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galvanic reactions

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  • galvanic reactions

    Most of us would know that putting differing metals in contact and adding an electrolyte of some kind will cause corrosion. Could be moisture in the air, could be purposely added with different metals in the case of a battery. Because carbon fiber is conductive, this raises the question of what happens when metals are placed in contact with carbon fiber and some means of conduction is provided through exposure to the elements?
    I seldom do anything within the scope of logical reason and calculated cost/benefit, etc- I'm following my passion-

  • #2
    The resistance of carbon fiber is so high that galvanic currents just aren't possible.

    Pete
    1973 SB 10K .
    BenchMaster mill.

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    • #3
      Originally posted by darryl View Post
      Most of us would know that putting differing metals in contact and adding an electrolyte of some kind will cause corrosion. Could be moisture in the air, could be purposely added with different metals in the case of a battery. Because carbon fiber is conductive, this raises the question of what happens when metals are placed in contact with carbon fiber and some means of conduction is provided through exposure to the elements?
      It's well know that carbon fiber in contact with various metals creates the problem of galvanic corrosion. Google "carbon fiber and galvanic corrosion" for information.
      Location: Saskatoon, Saskatchewan, Canada

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      • #4
        In the aircraft industry, components are assembled with various compounds in the joints and threads to seal against the ingress of water. Grease, special jointing compounds, wet primer paint and silicones, also gasket jointing compounds are used. Many of the sealers are two pack which cure especially if the surface is to be painted later where greasy types would spoil paint adhesion. There are non acidic curing silicone rtv available.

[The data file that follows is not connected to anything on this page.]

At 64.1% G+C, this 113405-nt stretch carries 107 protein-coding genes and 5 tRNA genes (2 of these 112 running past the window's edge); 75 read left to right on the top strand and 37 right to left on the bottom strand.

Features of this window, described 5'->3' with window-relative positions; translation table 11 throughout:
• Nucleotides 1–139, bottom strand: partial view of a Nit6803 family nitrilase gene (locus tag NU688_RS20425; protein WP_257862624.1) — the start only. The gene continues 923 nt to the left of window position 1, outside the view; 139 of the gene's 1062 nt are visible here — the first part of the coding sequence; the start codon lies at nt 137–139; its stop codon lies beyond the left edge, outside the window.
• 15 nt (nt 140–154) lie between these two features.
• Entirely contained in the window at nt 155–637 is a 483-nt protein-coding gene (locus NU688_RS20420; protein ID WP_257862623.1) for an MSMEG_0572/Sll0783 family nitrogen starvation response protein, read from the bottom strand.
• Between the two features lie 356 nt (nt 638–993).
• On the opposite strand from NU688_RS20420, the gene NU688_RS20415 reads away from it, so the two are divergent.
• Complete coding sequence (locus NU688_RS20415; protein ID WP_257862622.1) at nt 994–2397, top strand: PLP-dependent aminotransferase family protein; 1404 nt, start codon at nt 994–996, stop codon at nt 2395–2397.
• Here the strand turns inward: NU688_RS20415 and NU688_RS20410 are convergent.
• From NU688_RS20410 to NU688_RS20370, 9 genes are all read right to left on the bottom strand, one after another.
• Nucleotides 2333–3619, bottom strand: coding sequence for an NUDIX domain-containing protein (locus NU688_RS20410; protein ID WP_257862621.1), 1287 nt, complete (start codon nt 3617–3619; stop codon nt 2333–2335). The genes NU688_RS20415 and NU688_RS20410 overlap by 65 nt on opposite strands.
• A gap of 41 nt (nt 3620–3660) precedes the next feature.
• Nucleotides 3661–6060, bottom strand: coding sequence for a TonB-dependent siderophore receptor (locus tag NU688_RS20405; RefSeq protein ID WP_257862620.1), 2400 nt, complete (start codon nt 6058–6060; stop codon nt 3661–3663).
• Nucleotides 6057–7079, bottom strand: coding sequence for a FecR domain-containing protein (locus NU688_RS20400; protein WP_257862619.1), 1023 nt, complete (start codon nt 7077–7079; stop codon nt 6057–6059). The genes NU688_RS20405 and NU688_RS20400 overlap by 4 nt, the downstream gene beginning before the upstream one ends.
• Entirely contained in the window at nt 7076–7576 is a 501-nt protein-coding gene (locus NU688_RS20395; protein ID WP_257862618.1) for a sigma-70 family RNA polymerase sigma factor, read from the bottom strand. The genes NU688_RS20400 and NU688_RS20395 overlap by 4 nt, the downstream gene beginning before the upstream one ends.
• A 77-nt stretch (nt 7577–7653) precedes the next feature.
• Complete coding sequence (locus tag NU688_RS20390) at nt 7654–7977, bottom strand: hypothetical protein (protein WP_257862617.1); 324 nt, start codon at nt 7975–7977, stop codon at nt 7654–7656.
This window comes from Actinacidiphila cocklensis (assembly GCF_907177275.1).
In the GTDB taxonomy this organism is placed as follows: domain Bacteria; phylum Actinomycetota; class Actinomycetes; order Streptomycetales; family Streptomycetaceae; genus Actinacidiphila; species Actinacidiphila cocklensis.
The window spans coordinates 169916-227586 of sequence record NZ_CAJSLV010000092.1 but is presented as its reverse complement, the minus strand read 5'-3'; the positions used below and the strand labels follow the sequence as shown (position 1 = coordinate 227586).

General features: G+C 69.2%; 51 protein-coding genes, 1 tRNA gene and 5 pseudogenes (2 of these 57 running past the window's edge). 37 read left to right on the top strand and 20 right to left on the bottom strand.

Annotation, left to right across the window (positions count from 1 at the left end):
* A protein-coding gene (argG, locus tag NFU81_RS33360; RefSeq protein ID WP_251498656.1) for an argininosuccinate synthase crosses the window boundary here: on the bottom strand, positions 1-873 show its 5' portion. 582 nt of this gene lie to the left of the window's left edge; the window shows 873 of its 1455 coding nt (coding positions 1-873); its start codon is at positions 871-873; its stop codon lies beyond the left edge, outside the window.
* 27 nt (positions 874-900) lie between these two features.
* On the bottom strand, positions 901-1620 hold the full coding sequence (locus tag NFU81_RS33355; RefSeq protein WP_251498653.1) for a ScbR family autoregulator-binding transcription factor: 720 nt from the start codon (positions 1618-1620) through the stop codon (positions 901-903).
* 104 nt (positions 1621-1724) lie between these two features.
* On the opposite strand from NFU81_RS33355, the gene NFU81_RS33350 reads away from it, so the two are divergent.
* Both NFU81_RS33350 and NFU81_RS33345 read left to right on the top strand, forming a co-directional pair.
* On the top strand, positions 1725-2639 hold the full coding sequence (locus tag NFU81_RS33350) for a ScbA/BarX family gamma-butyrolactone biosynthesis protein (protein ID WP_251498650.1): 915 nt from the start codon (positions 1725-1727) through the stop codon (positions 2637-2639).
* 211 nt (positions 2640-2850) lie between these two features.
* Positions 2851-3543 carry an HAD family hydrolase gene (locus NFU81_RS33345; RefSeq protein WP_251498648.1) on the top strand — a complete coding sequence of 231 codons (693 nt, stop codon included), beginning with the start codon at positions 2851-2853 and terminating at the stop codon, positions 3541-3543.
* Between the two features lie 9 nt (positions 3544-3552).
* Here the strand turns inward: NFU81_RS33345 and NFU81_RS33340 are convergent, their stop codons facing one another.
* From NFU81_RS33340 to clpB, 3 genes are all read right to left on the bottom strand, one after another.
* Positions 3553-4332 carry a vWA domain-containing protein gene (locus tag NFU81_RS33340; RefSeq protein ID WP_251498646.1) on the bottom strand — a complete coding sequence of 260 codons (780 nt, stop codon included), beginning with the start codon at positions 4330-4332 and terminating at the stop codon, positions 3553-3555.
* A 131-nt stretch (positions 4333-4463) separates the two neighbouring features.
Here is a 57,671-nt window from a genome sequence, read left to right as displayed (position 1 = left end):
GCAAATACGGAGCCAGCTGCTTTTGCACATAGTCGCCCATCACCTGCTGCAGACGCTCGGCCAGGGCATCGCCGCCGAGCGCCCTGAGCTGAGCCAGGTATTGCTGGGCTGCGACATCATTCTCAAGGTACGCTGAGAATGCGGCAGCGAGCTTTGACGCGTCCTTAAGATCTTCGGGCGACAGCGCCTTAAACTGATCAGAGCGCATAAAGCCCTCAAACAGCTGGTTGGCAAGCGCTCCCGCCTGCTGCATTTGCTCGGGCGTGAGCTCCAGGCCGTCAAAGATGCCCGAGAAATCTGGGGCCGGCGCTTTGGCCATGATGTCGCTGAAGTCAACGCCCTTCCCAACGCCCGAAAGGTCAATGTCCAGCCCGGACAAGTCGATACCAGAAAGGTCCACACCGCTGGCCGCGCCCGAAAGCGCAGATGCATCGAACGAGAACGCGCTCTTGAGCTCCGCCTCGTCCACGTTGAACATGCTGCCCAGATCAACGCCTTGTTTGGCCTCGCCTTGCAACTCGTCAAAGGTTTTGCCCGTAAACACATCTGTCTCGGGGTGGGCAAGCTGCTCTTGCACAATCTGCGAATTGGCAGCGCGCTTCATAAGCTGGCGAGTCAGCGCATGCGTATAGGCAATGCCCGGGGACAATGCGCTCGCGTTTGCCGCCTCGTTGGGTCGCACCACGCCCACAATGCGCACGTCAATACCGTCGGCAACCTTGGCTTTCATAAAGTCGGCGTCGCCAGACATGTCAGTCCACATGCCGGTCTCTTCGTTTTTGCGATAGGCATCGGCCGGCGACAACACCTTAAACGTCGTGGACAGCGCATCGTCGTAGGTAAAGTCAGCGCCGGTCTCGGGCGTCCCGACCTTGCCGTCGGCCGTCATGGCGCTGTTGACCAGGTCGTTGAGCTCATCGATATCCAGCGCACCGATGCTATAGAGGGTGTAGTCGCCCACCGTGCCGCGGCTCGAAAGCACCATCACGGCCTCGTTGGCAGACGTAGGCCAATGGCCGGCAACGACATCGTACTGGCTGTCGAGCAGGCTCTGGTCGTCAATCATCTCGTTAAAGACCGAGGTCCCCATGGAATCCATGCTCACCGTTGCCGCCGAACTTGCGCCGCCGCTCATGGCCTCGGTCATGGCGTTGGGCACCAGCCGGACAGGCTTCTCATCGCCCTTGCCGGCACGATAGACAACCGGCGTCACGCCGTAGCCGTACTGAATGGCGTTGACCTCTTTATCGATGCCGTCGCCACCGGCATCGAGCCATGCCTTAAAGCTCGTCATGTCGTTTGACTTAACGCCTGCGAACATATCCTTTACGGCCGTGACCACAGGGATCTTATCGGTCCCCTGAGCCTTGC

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        • #5
          Consider as well that carbon fiber products are carbon bonded with an epoxy. And that epoxy is an insulator. So in some cases where there is no actual exposed carbon material you would not have the same problem. Just depends on if the carbon product has a final dress coat of resin or not.
          Chilliwack BC, Canada

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          • #6
            The reaction between a carbon fibre laminate and aluminium (even anodised aluminium) in a marine environment is explosive!
            I have had to deal with three sailing boat spars where aluminium end fittings have been almost entirely converted into white aluminium oxide powder and, in the process, have expanded with enough force to blow the carbon laminate apart.

            If you could entirely encapsulate the carbon laminate in epoxy resin then that would insulate the parts and there wold be no corrosion but, in the real world, where anodising gets scratched, the carbon laminate gets trimmed, drilled and sanded and then there are fastenings through the laminate into the aluminium to ensure a good connection then you get this spectacular reaction.

            In the cases I have had to deal with the remedy has been either to re-make the aluminium part in carbon fibre or, in repairing the damaged spar, to re-build the damaged end in glass fibre (although component strength has to be considered here) to give some distance between the replacement anodised aluminium part and the carbon laminate.

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